So for example, if you’ve experienced a severe enough case of social exclusion as a child, no matter in what context, it’s most likely that your subconscious mind has been programmed so you’ll be “set” so to speak to experience the same type situation over and over during the course of your life.

So much so, that only by getting help, could you deprogram your subconscious mind in order for this pattern to stop.

The good news, though, it’s that with the right help, you can get rid of this painful pattern for good.

But as a gift to you, if you are still with me here, here are some helpful tips you can start using right now.

 

Helpful Practices Against the Pain of Social Exclusion

Practice meditation

Meditation is an excellent healer for all type pains including social exclusion.

Learn EFT

EFT is short for Emotional Freedom Technique, which works a bit like acupuncture for emotional pain. Tapping (which is the common term for EFT) is an excellent emotional pain reliever and if you do it right you’ll see that it works in minutes. Ask me for a courtesy tapping session here.

Read about the Topic

Interestingly, if you feel excluded, reading articles about the effects on being excluded (or watch videos) will help you feel better because, for one thing, you’re going to see that you’re alone and you’re not crazy to feel the way you feel. Social exclusion is painful, so you have the right to feel hurt.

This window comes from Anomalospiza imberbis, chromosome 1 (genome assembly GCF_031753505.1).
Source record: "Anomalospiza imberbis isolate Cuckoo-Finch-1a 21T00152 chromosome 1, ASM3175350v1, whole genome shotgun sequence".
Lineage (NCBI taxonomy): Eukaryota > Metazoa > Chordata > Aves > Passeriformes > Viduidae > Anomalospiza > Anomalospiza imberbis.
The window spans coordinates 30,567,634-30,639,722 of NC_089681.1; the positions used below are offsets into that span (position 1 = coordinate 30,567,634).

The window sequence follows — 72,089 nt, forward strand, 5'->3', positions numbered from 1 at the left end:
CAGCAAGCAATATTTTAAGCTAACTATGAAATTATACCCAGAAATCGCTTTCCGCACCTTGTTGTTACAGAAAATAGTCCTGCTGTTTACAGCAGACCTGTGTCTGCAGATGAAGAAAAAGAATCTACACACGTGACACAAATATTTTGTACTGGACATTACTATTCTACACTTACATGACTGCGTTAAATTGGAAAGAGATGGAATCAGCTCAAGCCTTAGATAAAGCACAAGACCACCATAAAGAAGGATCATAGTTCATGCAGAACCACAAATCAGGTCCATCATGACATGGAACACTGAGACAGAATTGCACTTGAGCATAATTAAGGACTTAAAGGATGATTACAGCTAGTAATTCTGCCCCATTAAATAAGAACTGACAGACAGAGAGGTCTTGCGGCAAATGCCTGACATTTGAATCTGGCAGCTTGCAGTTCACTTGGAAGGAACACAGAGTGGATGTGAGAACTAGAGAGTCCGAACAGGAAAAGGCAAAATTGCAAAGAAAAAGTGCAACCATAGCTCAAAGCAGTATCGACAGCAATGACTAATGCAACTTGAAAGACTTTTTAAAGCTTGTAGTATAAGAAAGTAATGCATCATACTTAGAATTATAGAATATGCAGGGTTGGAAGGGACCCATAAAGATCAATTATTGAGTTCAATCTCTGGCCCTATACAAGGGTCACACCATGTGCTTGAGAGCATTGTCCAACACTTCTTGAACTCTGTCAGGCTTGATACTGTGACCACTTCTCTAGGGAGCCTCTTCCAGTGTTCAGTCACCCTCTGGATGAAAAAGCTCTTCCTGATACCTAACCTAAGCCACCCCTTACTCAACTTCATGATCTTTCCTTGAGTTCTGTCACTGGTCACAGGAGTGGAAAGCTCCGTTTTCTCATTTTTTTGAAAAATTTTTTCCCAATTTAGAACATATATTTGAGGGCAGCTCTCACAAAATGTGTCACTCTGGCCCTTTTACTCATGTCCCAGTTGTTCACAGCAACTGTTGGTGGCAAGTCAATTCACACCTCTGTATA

Write about your Feelings

As I’ve mentioned many times before, writing is the action of thinking, and writing about something that hurts you is actually very therapeutic. It’s like you’re speaking out your feelings so they can come out from you onto the blank page, and in the process release some of the pain.

Get Help

Consult with someone that can help you is hands down the best way to overcome your pains and frustrations about being socially excluded.

As a relationship transformation coach who has been where my clients are I fully understand your pains.

If you are feeling the pain of exclusion right now in your life, what don’t you talk about it? You could do this now just by fill out this quick form and request a courtesy call with me.

 Sylviane Nuccio